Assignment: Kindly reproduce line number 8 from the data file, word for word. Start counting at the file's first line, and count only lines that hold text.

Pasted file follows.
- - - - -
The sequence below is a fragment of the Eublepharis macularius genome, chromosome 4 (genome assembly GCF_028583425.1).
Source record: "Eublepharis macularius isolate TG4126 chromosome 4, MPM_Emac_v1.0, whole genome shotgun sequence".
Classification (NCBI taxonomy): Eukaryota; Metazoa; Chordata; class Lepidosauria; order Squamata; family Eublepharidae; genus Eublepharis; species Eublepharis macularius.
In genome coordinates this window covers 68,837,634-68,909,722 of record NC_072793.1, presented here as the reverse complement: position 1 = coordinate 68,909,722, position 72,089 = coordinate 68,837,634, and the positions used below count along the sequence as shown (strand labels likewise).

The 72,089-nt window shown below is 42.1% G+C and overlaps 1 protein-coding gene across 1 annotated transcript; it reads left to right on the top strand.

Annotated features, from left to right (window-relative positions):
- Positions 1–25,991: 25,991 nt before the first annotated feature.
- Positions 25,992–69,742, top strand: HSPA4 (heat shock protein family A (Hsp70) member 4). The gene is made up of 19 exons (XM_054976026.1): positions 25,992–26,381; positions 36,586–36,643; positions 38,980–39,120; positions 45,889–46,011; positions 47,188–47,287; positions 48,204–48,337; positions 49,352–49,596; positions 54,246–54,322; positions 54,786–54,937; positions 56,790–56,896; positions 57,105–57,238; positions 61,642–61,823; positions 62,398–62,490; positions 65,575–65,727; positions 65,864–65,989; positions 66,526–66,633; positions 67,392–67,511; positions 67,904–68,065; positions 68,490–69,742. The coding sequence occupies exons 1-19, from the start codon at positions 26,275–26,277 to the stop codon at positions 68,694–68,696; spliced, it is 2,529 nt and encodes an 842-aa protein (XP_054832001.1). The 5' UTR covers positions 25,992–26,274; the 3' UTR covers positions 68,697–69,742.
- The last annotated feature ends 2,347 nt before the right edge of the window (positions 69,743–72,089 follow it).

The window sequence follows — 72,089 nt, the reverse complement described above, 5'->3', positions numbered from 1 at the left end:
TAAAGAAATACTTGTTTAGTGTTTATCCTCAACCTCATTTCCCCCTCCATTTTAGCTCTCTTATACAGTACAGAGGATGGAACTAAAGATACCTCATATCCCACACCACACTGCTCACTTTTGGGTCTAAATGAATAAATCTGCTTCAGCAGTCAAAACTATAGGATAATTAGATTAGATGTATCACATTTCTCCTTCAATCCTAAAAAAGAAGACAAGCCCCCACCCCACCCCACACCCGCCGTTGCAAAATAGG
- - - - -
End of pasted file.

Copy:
- Positions 25,992–69,742, top strand: HSPA4 (heat shock protein family A (Hsp70) member 4). The gene is made up of 19 exons (XM_054976026.1): positions 25,992–26,381; positions 36,586–36,643; positions 38,980–39,120; positions 45,889–46,011; positions 47,188–47,287; positions 48,204–48,337; positions 49,352–49,596; positions 54,246–54,322; positions 54,786–54,937; positions 56,790–56,896; positions 57,105–57,238; positions 61,642–61,823; positions 62,398–62,490; positions 65,575–65,727; positions 65,864–65,989; positions 66,526–66,633; positions 67,392–67,511; positions 67,904–68,065; positions 68,490–69,742. The coding sequence occupies exons 1-19, from the start codon at positions 26,275–26,277 to the stop codon at positions 68,694–68,696; spliced, it is 2,529 nt and encodes an 842-aa protein (XP_054832001.1). The 5' UTR covers positions 25,992–26,274; the 3' UTR covers positions 68,697–69,742.